eligible for the National Register of Historic Places is still
required.  If this site was eligible, the USFS failed to do its

Jun 15, 2007 04:05 PM

There is no need for alarmism here.  Resource extraction can be done in a sensitive manner. I say let them mine it.  But don't let them transfer the claim to another party. 

Jun 21, 2007 02:47 PM

No mining in my wilderness. I am a taxpayer and do not want a pristine wilderness being damaged for a useless metal. That's right. Gold is useless. It has been assigned an artificial value by society that values it merely because of this artificial value. Boycott jewelry stores and save our wilderness.

There's Gold In Your Computer
Erik Hunter
Erik Hunter
Jun 27, 2010 08:15 PM
In response to "Anonymous" who is a "Taxpayer" and doesn't want gold mining; you should know there is gold in your computer (and almost all other electronic devices". You should probably boycott your computer and save us all of your whining about the "artificial value" of gold. You should know that gold is used for aerospace applications and medicine, too.
Jun 21, 2007 03:02 PM

One might check out the case of "Whitney Benefits v. US" in the Court of Federal Claims;  in my opinion, the miners' rights claimed in 1938 are private property rights created by state law and protected by federal and state constitutions.  If the alarmists or government want those rights extinguished, they should pay for the rights taken.  How bout it, USFS and mining opponents, are you prepared to pay for the taken minerals if you deny the right to extract?

In response to bdkochis's suggestion to deny the miners the rights to transfer ownership, I suggest that the state and federal government probably don't have that authority any more than they do to prohibit transferring ownership of a car or a home or a business.  In my view, perfected mineral rights are private property and can be sold or leased like any other private asset in most circumstances.

But bdkochis is right on concerning the core issue---let em mine it, dammit. 

Thank you.

Jul 02, 2007 11:33 AM

So what else is new in this society?  If it had not been for the miners and prospectors of old and the migration of people from the east searching for such treasures or the spanish and french migrating to Colorado then really none of you would actually be here today nor have the so called pleasures of automobiles, luxury homes high dollar incomes and the like.  If you want to hug a tree do it in your back yard.  Everybody pays taxes and these folks that already have a generation owned mining claim, which I consider private property should be allowed to mine it.  Is this society really so ignorant or just too damned greedy and selfish anymore to allow privacy to actually mean private.  Hey why don't you all give me your name and address so I can come tell you what you can and cannot do on your own private property, I pay taxes so why don't you allow me to tell you what to do if you want to tell others your ignorant ideas of what you don't want them to do on their private property.  We already pay our government taxes to be able to tell us how to live our lives so what's the difference if I tell you what to do.  Just pay me what you would them, who knows it could be better or worse.  And has anyone ever tried to stop the building of homes and lodges in our wilderness for the wealthiest to enjoy?  No there is too much money there.  That's why the government enacted all of those laws to keep their greedy little fingers in everybodies pies. 

Jul 23, 2007 11:37 AM

I was a colorado resident, grew up there cattle ranching, as did my great grand parents.  I left colorado as people that have moved in to the state have ruined it, along with the forest circus and the bureau of land mismanagement. the high country was built by miners/ loggers and livestock producers. the stuff they call wilderness, isnt that wild, all the elk are now moving out of the mountains to the lower valleys where farming is "king". and as long as the natural resources on public land arent harvested( grasses by grazing, trees by logging, ect.) the fire danger grows worse every year, then our tax dollars pay thousands of firefighters to risk their lives fighting the wild fires. then when some overly environmental persons house burns down we are supposed to feel for them , not me.  LET THEM MINE IT. Thank god I moved to alaska, where we take care of our natural resources by harvesting them ( correctly). with very little impact to the enviroment, as will be proven when ANWR opens up full scale. thank you C.F.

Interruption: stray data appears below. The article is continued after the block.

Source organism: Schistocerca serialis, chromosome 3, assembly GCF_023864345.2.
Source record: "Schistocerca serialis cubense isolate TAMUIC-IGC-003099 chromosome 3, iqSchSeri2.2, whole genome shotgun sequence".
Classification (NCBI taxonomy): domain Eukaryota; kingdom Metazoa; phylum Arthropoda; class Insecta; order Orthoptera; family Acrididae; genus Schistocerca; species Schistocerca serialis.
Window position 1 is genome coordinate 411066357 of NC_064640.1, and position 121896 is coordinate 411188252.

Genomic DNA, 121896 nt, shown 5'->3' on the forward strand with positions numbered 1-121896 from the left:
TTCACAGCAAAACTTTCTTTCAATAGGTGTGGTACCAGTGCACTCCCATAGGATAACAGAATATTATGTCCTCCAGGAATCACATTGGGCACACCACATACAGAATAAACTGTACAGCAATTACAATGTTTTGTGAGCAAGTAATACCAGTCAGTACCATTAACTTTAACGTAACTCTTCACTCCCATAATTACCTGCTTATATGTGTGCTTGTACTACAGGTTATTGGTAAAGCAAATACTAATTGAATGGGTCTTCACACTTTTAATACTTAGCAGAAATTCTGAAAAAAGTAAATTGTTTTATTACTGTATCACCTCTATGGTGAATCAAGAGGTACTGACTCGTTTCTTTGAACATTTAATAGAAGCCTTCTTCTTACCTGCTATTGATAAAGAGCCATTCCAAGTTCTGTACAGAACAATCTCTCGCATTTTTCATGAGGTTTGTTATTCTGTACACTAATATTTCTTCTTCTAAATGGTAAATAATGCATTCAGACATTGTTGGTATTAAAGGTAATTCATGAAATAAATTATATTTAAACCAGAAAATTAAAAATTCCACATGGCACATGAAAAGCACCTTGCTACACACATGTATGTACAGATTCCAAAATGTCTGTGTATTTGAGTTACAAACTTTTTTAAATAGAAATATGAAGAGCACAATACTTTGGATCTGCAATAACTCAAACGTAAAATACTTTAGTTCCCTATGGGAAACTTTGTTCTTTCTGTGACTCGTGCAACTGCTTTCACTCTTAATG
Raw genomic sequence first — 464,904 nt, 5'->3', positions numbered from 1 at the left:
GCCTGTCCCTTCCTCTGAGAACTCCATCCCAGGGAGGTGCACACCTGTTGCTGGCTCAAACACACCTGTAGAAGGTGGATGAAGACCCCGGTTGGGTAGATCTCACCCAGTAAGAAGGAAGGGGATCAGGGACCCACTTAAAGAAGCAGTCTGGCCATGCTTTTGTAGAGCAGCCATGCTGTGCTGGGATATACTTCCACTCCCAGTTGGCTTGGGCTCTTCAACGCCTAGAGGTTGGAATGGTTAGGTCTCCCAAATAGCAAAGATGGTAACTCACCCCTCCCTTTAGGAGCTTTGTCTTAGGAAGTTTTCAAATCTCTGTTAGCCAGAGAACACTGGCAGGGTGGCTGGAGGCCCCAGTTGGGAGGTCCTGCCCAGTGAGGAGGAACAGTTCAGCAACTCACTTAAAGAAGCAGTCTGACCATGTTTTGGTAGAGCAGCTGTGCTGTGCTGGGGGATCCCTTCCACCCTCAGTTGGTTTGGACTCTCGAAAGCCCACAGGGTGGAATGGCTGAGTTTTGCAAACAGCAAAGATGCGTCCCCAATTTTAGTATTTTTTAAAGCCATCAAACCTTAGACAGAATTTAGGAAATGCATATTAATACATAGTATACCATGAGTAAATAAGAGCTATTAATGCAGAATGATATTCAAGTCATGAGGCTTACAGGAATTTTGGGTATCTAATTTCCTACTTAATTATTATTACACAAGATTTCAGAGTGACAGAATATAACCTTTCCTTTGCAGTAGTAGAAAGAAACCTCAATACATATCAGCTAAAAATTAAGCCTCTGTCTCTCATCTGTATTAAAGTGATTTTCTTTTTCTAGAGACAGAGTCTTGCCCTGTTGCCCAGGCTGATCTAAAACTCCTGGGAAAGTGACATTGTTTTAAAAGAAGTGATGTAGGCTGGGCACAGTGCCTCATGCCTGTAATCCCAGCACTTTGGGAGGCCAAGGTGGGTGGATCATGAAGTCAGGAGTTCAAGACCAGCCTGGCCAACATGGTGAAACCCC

Jul 24, 2007 11:37 AM

60 years of applications?  What kind of due process is that?  Either they can or they can't.  Why drag it out for 60 years?

John Callaway



Mar 26, 2010 09:38 PM
It is as with all aspects of living in a supposed "Free" society. Everyone else trying to control what others can and can't do. It has become the so called American way. After all we have interfered with other countries and cultures to the same degree. It astounds me that most of the people who complain about mining really have no clue what is involved and the Wilderness areas are places most will never see. They just need something to complain about and control to justify their own stupidity in their own neglected lives.
Restriction of 'rights'
Mar 26, 2010 10:15 PM
is a natural consequence of crowding. Basically, your individual rights end when they infringe on my individual rights (and vice versa) and those we collectively hold as a society. Just look at how rights to privacy have evaporated in the last 10 years in the name of a 'safer' society. However, no one should expect the breadth of individual freedoms possible in earlier times to continue to exist when there are literally billions more people on the same sized patch of ground.

It is easy to romanticize earlier time periods but then again, we didn't have to live in them.

I can empathize with the Miller's and their goals and with the wilderness advocates and their goals. Compromise is the only reasonable path in this situation.

P.S. the 1872 Minerals Act is about 100 years overdue for a revision.